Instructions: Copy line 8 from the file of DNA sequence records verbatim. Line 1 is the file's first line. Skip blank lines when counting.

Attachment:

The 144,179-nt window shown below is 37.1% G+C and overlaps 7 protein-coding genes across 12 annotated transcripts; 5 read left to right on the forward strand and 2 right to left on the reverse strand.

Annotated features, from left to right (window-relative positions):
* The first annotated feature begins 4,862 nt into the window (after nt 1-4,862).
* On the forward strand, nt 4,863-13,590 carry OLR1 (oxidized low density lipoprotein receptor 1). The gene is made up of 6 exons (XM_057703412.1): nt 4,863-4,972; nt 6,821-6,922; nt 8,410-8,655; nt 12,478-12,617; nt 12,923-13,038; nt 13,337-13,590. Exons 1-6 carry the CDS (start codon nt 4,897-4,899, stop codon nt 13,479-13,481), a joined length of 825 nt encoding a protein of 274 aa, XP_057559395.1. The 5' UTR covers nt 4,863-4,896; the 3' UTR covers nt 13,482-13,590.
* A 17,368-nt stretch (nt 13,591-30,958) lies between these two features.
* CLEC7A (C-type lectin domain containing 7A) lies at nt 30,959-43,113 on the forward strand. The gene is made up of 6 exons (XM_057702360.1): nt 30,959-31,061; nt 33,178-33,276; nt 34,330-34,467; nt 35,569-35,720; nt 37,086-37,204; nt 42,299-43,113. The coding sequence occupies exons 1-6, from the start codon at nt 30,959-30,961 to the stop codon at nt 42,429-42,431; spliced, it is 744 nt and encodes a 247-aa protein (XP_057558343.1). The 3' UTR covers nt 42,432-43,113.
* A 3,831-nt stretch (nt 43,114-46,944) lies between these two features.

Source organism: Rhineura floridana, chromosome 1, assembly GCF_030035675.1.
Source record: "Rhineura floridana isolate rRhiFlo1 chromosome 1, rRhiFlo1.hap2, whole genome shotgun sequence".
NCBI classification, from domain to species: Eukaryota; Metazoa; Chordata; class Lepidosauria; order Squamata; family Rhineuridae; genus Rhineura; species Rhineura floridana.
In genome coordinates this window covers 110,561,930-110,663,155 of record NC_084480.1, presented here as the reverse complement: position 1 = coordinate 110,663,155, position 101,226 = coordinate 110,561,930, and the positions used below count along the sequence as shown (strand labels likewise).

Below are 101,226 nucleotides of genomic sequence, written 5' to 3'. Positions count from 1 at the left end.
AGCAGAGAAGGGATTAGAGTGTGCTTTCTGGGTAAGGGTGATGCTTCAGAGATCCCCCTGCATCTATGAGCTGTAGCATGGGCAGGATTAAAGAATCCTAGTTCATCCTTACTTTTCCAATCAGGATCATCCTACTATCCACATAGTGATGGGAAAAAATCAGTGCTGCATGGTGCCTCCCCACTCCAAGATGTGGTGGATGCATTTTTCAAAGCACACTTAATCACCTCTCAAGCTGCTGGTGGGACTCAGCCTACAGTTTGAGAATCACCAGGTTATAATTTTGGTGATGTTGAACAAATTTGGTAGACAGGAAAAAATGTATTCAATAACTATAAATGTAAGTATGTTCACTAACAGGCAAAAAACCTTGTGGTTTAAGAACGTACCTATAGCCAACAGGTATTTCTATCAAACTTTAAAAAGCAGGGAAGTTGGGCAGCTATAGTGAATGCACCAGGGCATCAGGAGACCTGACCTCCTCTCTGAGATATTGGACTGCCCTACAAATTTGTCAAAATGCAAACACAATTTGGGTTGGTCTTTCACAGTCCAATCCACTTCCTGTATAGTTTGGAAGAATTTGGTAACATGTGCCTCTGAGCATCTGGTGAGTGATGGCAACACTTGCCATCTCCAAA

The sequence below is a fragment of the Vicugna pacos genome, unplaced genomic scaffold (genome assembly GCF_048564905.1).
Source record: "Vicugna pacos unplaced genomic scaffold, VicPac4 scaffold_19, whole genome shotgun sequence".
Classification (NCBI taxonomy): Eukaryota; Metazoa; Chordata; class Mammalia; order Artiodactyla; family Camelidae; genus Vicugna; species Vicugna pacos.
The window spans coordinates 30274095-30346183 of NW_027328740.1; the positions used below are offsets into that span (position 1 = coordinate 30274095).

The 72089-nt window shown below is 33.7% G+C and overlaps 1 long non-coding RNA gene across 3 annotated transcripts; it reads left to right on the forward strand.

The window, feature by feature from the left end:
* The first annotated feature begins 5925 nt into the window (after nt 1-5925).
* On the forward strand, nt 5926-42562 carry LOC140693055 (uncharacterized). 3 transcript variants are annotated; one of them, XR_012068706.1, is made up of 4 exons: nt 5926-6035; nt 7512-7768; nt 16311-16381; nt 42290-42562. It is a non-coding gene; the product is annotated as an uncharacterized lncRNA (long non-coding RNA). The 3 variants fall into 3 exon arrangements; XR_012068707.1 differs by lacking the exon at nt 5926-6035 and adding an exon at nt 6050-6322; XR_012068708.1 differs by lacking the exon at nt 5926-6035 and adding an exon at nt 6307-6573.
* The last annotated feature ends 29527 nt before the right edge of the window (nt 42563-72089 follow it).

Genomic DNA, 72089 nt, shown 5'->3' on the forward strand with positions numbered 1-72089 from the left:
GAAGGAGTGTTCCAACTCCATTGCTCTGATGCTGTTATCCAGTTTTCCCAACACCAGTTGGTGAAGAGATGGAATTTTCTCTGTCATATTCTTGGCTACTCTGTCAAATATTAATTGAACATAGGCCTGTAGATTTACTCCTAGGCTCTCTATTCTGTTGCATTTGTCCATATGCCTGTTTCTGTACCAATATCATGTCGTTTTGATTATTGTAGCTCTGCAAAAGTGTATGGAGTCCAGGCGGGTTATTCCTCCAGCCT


Source organism: Rhineura floridana, chromosome 1, assembly GCF_030035675.1.